It’s September and tomato season is rapidly coming to an end. We’ve been enjoying the season’s bounty and eaten a good number of, in my opinion, the most delicious fruit of summer. While we’ve enjoyed many tomatoes from my garden freshly picked and sun warmed, I’ve also used them in sandwiches, sauces, and other supper-time delights. Still more have ended up canned in the form of stewed tomatoes, vegetable soup, Sungold tomato jam, or just canned  au natural.

I have limited garden space and, while I’m delighted with this year’s harvest, I’ve still purchased forty pounds of tomatoes from the local farmer’s market that I’ve preserved in the form of spaghetti sauce and soup.

Today, I’m sharing the spaghetti sauce recipe I used for the second time this year. I originally got this recipe from a website called Provident Living Today. The only change I made from last year is that I omitted the chili powder from the recipe. Chili powder just doesn’t belong in a sauce I’m going to serve on pasta or spaghetti squash.

Yield: This year 20 pounds of tomatoes gave me 15 pints of sauce but the yield in any given year is dependent on a couple of things. First, the type of tomato since some are juicier than others. Second, it depends on how thick of a sauce you want. The longer you cook it the thicker it will be but you’ll be reducing the yield. It’s completely up to personal preference.


  • 20 pounds of fresh tomatoes
  • 2 cups chopped onion
  • 2 cups chopped green pepper
  • 2 cups chopped celery
  • 2 cups chopped fresh parsley or 3/4 cup dried parsley
  • 4 chopped garlic cloves
  • 1/2 cup olive oil
  • 1 Tbsp. chili powder (as I mentioned earlier, I omitted it this year)
  • 3 Tbsp. un-iodized salt (I use Kosher salt)
  • 2 Tbsp. sugar
  • 2 tsp. oregano (The recipe doesn’t specify dried or powdered. I used dried)
  • 2 tsp. rosemary (Again, I used dried.)
  • 2 tsp. allspice
  • 1 tsp. powdered basil (I used dried. And more.)
  • 2 tsp. pepper
  • 1 tsp. cayenne pepper (optional) (I omitted)
  • 2 tsp. thyme (I used dried.)
  • 2 tsp. sage (I used powdered.)
  • 1 tsp. cumin (I didn’t have any so I omitted it.)


Peel the tomatoes and chop into bite sized pieces. Alternatively put them in the blender or food processor and puree them. (I peeled by blanching and putting them ice water.)

Combine tomatoes, onions, green peppers, celery, parsley, garlic, and olive oil in large pot. (I used my pressure canner.)

Bring the mixture to a boil and cook it for 1/2 hour, stirring every few minutes.

Add the rest of the ingredients.

Bring the spaghetti sauce back up to a boil and cook it over low heat for 2 1/2 hours stirring every few minutes. This is where it varies depending on the type of tomato you’re using and how thick you want the sauce. I cooked my sauce for about three hours and really would have preferred to cook it a bit longer to thicken it a bit more but it was getting late and I was tired. Lesson learned for next year: start this first thing in the morning!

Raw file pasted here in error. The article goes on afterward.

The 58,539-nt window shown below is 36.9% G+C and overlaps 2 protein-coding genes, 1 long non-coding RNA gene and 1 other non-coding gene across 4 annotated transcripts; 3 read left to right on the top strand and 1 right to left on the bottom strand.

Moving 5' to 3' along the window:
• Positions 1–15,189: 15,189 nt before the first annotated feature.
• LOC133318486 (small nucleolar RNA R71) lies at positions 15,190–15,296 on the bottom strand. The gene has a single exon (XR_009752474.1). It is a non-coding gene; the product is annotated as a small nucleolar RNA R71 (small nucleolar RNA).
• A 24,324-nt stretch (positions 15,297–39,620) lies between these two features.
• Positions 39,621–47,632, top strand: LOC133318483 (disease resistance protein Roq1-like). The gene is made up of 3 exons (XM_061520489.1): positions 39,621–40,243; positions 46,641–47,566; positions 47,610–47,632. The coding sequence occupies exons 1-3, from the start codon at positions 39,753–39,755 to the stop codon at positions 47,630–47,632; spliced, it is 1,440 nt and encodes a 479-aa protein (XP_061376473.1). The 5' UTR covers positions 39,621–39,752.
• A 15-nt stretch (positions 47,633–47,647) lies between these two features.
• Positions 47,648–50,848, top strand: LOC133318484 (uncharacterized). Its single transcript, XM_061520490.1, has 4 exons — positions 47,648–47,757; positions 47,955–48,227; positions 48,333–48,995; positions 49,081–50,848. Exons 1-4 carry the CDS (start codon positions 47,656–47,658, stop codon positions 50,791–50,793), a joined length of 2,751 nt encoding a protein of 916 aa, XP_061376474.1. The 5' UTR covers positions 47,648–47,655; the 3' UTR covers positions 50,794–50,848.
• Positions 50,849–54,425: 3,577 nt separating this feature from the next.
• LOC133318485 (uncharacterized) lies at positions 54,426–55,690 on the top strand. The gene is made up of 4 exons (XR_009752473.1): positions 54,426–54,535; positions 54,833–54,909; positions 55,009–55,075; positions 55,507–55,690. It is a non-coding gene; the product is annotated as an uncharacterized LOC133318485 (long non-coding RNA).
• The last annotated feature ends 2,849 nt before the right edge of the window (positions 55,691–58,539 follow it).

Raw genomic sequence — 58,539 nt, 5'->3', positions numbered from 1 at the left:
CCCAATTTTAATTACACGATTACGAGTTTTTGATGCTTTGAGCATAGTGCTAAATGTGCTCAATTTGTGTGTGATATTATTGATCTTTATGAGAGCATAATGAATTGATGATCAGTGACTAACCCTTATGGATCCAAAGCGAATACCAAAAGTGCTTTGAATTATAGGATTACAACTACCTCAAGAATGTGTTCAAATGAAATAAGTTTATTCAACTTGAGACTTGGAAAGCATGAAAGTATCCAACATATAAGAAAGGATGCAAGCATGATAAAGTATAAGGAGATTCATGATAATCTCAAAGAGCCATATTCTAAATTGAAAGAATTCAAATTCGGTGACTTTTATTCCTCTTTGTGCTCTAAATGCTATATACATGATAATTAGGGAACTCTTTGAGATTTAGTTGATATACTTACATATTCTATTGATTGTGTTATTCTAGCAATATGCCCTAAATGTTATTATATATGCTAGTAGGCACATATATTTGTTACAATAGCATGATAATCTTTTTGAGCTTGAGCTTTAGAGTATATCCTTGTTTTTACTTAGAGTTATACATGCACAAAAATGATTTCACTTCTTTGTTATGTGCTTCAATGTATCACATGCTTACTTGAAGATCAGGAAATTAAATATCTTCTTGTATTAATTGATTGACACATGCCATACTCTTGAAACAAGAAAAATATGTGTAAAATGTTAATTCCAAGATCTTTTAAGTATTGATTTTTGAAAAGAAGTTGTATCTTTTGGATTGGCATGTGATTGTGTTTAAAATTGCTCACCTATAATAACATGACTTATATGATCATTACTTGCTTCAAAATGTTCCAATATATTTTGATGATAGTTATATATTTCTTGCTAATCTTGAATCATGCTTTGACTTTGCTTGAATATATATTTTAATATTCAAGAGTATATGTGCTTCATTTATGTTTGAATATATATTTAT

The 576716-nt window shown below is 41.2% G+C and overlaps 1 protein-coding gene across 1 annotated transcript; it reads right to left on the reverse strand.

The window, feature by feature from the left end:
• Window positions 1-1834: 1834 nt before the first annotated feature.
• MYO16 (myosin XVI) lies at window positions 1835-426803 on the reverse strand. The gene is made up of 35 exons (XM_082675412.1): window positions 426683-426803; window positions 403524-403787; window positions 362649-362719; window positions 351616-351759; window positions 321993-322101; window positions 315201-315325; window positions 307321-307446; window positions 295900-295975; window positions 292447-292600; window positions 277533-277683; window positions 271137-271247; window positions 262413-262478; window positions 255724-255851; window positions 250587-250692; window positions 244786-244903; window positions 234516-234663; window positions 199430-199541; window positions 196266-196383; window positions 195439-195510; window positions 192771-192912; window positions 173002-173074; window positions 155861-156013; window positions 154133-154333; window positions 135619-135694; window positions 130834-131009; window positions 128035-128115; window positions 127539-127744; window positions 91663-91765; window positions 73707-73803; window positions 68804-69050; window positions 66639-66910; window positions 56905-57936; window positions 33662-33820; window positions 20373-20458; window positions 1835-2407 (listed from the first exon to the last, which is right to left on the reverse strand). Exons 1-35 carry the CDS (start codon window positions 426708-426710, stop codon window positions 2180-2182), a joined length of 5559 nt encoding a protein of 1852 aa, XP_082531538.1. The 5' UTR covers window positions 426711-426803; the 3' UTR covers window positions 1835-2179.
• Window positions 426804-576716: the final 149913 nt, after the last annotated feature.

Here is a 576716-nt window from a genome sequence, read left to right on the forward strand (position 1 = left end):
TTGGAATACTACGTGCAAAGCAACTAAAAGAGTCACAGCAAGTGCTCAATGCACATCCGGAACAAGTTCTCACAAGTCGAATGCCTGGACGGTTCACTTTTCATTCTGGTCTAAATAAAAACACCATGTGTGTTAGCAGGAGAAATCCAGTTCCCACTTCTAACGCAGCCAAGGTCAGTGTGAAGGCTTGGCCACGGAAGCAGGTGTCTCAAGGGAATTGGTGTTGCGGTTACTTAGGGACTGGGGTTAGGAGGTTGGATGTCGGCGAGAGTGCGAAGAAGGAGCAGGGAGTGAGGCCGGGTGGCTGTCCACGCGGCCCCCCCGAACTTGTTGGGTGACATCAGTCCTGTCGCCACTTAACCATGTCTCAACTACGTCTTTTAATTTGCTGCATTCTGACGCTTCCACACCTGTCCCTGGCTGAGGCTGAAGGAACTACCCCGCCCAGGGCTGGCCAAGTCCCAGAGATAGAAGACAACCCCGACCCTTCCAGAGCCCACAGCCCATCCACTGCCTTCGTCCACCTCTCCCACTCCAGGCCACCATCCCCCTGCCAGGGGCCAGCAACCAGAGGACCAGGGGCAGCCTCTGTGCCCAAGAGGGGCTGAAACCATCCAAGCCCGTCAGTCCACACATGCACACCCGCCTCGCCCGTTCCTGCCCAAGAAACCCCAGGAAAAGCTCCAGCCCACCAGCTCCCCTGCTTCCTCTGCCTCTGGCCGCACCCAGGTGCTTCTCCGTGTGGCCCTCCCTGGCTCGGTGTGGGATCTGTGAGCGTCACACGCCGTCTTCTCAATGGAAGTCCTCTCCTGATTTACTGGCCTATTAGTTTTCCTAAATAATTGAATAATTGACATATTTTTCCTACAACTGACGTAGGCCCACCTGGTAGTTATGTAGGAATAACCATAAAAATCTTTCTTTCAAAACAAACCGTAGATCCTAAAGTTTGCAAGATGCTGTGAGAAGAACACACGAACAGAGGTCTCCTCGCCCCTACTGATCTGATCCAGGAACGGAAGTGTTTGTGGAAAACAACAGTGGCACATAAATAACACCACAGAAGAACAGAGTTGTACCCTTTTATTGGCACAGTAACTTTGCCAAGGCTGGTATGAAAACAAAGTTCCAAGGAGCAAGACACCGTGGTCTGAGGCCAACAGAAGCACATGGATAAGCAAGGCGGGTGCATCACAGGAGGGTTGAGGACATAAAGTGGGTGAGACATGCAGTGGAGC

Ladle sauce into hot jars, leaving 1 inch head space.

Adjust two-piece caps.

Process at 10 pounds pressure–pints 20 minutes, quarts 25. For my altitude here in Kamloops I need to process at 11 pounds pressure. You need to check the altitude for your location and adjust accordingly.




The weather forecasters are predicting we’ll reach 38° C or 100° F today so I got an early start on the day and headed down to the garden to harvest tomatoes and do some general cleanup. By the time I got back home shortly after 8 a.m. the day was already warming up and the air conditioner kicked in shortly after. Normally in the morning I like to turn the thermostat way up and leave the doors open to let the breeze blow through. This morning I thought it would be prudent to shut up the house and keep it cool straight away though.

I had enough Brandywine, Black Krim, and Manitoba tomatoes combined to prepare a batch of stewed tomatoes to can. Ordinarily I’ve either frozen my tomatoes or canned them as is but I had some veggies I wanted to use up so I decided to stew them this time. I used a basic recipe from the classic Ball Blue Book.

Yield: About 7 pints or 3 quarts. This depends a lot on how juicy your tomatoes are.


  • 4 quarts chopped, peeled, cored tomatoes (4 cups = 1 quart)
  • 1 cup chopped celery
  • 1/2 cup chopped onion
  • 1/4 cup chopped green pepper (I had orange pepper so I used that. I use whatever I have on hand.)
  • 1 Tbsp. sugar
  • 1 tsp. salt


Combine all ingredients in a large pot. Cover and cook for 10 minutes, stirring to prevent sticking. (I leave the cover off and cooked it for 15 minutes so the tomatoes cook down a bit and the mixture is a bit thicker. Personal choice.)

At the end of the cooking time ladle the hot vegetables into hot jars leaving 1-inch head space. Remove air bubbles, clean jar rims, and adjust two-piece caps finger-tight.

Process at 10 pounds pressure–pints 15 minutes, quarts 20 minutes. For my altitude here in Kamloops I need to process at 11 pounds pressure. You need to check the altitude for your location and adjust accordingly.




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